The entire education system must be discarded and rebuilt from the ground up in order to save education and overcome a real threat to the American way of life, Nicholas Giordano, a professor of political science and fellow at Campus Reform’s Higher Education Fellowship, said on American Family Radio this week.
Critical Theory, the predecessor of Critical Race Theory, is the product of 20th century Marxist thinkers who view all people as either the oppressed, who are the lower-class proletariat, or their wealthy, uncaring oppressors known as the bourgeoisie.
Critical Race Theory simply swapped minorities for the poor and whites for the rich bourgeoisie.
Rebuilding will require radical commitment
Saving education will require commitment from people who now would appear as radical as those who years ago began to lay claim to education, Giordano told show host Jenna Ellis.
“There are solutions. One of the things that we have to do immediately is start to pull all the funding away from this Diversity, Equity, and Inclusion agenda that has proven to be toxic within our society," Giordano said. "It's a cancer that discourages merit. It portrays the United States as inherently racist and evil, and that's why we see an entire student body that no longer has loyalty towards the country that they've been in their whole lives."
Research by Statista shows that only 39% of respondents currently say they’re “extremely” proud to be an American.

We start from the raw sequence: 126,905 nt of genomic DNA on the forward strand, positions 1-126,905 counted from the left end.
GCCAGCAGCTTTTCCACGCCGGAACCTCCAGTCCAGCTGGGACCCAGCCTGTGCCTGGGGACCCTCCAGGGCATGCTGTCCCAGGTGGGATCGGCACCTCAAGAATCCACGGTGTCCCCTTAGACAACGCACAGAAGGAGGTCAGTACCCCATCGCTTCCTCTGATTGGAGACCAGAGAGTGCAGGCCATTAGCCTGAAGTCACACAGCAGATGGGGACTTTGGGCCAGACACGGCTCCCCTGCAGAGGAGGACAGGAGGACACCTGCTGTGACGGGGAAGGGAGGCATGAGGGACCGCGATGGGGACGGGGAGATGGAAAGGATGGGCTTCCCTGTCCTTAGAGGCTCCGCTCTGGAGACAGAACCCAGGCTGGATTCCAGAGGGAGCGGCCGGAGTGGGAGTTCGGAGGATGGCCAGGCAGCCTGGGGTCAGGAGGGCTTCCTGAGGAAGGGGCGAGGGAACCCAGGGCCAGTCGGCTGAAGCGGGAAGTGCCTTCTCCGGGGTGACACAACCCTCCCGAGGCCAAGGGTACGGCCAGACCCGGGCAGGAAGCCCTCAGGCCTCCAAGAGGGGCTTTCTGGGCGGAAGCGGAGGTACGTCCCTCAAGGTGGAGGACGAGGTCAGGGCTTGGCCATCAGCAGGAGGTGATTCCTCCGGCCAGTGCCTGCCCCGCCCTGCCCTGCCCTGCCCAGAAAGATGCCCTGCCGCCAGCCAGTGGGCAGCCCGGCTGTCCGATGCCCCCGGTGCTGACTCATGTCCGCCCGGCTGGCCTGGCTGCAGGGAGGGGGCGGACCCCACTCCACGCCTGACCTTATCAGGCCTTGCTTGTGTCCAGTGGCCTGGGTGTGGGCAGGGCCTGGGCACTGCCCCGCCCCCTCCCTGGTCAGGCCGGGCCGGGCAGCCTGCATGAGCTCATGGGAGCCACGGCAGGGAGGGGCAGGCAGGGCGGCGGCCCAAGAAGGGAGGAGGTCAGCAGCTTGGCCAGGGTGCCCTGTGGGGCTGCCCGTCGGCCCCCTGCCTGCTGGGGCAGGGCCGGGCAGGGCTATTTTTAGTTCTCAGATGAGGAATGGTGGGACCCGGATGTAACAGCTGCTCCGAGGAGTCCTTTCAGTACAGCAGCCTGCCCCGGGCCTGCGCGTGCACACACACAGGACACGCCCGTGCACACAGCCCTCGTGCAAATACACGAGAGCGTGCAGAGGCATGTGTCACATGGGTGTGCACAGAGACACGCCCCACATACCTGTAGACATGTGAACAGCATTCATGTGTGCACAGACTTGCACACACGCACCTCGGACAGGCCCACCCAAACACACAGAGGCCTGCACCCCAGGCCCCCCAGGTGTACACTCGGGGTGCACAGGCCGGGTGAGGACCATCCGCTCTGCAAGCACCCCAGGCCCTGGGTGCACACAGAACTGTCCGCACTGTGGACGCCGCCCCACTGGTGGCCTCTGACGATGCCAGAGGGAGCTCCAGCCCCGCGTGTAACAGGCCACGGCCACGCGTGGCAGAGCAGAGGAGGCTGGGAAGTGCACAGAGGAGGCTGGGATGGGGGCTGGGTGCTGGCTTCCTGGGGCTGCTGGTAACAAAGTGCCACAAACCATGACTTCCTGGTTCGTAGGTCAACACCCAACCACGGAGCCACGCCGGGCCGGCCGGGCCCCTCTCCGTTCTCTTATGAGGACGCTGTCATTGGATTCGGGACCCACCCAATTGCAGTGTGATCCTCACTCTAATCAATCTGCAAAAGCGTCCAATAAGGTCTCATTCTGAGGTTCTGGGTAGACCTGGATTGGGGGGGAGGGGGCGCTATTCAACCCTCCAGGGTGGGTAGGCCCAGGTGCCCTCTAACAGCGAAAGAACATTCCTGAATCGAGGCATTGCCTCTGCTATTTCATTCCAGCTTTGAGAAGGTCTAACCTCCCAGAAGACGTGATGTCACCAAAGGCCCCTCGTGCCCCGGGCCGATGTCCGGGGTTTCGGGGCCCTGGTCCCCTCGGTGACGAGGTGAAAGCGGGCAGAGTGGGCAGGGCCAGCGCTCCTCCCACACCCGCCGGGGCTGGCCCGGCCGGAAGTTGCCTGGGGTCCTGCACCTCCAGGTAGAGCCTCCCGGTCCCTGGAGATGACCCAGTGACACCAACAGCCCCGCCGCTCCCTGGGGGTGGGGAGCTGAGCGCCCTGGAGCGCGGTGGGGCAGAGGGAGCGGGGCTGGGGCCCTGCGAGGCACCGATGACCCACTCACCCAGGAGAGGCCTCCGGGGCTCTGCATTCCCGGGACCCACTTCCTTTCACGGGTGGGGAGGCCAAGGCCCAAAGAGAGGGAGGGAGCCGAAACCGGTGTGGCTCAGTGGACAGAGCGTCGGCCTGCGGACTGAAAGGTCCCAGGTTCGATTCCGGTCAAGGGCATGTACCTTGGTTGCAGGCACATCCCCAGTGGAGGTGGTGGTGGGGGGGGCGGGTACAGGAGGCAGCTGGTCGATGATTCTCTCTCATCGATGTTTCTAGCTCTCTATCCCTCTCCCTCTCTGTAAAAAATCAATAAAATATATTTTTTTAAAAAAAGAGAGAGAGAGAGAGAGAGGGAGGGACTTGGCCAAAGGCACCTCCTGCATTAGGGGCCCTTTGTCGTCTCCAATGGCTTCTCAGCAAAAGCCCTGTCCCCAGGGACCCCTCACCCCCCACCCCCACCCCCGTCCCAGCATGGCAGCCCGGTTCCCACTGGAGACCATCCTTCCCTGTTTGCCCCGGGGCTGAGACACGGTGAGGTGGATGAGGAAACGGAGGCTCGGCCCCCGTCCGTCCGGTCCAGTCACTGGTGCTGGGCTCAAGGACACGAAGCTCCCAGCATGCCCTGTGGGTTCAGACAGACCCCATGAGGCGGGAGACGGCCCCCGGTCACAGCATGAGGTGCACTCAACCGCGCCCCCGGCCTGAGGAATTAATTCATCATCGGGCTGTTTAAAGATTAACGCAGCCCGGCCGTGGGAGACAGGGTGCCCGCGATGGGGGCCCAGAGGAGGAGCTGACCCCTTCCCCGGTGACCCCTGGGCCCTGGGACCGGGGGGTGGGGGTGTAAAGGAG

Numbers fall into the 20s when the questions become are you “very” proud or “moderately” proud? It only gets worse from there.
“How could our society survive if the people within it are taught to hate it? That’s the problem that people aren't seeing. Our education system is not educating students anymore. We’ve got reports that say SAT scores and ACT scores have dropped to their lowest levels in 30 years. This is after last year's history of dropping to the lowest levels,” Giordano said.
In 2021, Democratic Oregon Gov. Kate Brown signed a bill that “suspended” the requirement for high school students to demonstrate proficiency in reading, writing and math in order to graduate.
Proponents of the legislation said it was necessary to help struggling students after a year of remote learning but, in reality, the issue was race and the belief that minorities can't learn.
A spokesman for Gov. Brown said suspending the requirements will benefit "Oregon’s Black, Latino, Latina, Latinx, Indigenous, Asian, Pacific Islander, Tribal, and students of color.”
The Oregonian reported that the weakened requirements will be in effect for five years.
In New York, statewide testing, a graduation requirement for more than a century, isn’t going away, but credit toward a diploma could look very different with additional subjects, one of them “civic responsibility.”
“You have states that are redefining proficiency or eliminating it completely. You don't have to be proficient in reading, writing and mathematics anymore, so we have to look at it when we're investing over a trillion dollars a year in our education system from K to college. Well, what's the return on investment? And it's certainly not working within the United States yet,” Giordano said.